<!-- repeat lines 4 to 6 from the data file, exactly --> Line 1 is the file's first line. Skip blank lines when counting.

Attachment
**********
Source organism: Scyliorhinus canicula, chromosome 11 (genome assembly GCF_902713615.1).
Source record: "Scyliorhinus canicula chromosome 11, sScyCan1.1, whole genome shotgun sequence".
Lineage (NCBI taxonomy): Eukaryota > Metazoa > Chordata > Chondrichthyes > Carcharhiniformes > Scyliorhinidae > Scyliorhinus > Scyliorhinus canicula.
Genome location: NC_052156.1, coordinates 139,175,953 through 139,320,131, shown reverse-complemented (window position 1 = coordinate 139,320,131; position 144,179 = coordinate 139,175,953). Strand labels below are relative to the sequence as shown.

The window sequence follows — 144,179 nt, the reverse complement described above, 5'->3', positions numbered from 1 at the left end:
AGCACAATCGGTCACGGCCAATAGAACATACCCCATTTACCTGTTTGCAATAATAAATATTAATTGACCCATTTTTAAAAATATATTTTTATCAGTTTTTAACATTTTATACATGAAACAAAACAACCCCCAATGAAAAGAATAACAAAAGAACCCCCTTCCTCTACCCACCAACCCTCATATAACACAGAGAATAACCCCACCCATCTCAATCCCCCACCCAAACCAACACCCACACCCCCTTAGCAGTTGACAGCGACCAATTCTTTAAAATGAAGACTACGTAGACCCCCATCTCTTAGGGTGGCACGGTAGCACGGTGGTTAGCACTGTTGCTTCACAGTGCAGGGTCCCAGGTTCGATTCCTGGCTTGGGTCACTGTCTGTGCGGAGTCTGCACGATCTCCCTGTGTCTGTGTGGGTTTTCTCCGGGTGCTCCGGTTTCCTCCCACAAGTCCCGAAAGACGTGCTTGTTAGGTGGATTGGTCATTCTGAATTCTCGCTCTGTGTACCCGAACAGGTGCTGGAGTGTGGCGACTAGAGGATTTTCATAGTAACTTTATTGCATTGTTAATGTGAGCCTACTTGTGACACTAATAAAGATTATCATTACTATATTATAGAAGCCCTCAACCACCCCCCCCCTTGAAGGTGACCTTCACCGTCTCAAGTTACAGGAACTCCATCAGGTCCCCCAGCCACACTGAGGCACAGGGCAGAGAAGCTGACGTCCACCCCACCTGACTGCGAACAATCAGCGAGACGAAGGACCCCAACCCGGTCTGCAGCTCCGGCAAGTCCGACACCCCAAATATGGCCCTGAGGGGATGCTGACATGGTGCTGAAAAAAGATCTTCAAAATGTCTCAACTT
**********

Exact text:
Genome location: NC_052156.1, coordinates 139,175,953 through 139,320,131, shown reverse-complemented (window position 1 = coordinate 139,320,131; position 144,179 = coordinate 139,175,953). Strand labels below are relative to the sequence as shown.

The window sequence follows — 144,179 nt, the reverse complement described above, 5'->3', positions numbered from 1 at the left end:
AGCACAATCGGTCACGGCCAATAGAACATACCCCATTTACCTGTTTGCAATAATAAATATTAATTGACCCATTTTTAAAAATATATTTTTATCAGTTTTTAACATTTTATACATGAAACAAAACAACCCCCAATGAAAAGAATAACAAAAGAACCCCCTTCCTCTACCCACCAACCCTCATATAACACAGAGAATAACCCCACCCATCTCAATCCCCCACCCAAACCAACACCCACACCCCCTTAGCAGTTGACAGCGACCAATTCTTTAAAATGAAGACTACGTAGACCCCCATCTCTTAGGGTGGCACGGTAGCACGGTGGTTAGCACTGTTGCTTCACAGTGCAGGGTCCCAGGTTCGATTCCTGGCTTGGGTCACTGTCTGTGCGGAGTCTGCACGATCTCCCTGTGTCTGTGTGGGTTTTCTCCGGGTGCTCCGGTTTCCTCCCACAAGTCCCGAAAGACGTGCTTGTTAGGTGGATTGGTCATTCTGAATTCTCGCTCTGTGTACCCGAACAGGTGCTGGAGTGTGGCGACTAGAGGATTTTCATAGTAACTTTATTGCATTGTTAATGTGAGCCTACTTGTGACACTAATAAAGATTATCATTACTATATTATAGAAGCCCTCAACCACCCCCCCCCTTGAAGGTGACCTTCACCGTCTCAAGTTACAGGAACTCCATCAGGTCCCCCAGCCACACTGAGGCACAGGGCAGAGAAGCTGACGTCCACCCCACCTGACTGCGAACAATCAGCGAGACGAAGGACCCCAACCCGGTCTGCAGCTCCGGCAAGTCCGACACCCCAAATATGGCCCTGAGGGGATGCTGACATGGTGCTGAAAAAAGATCTTCAAAATGTCTCAACTT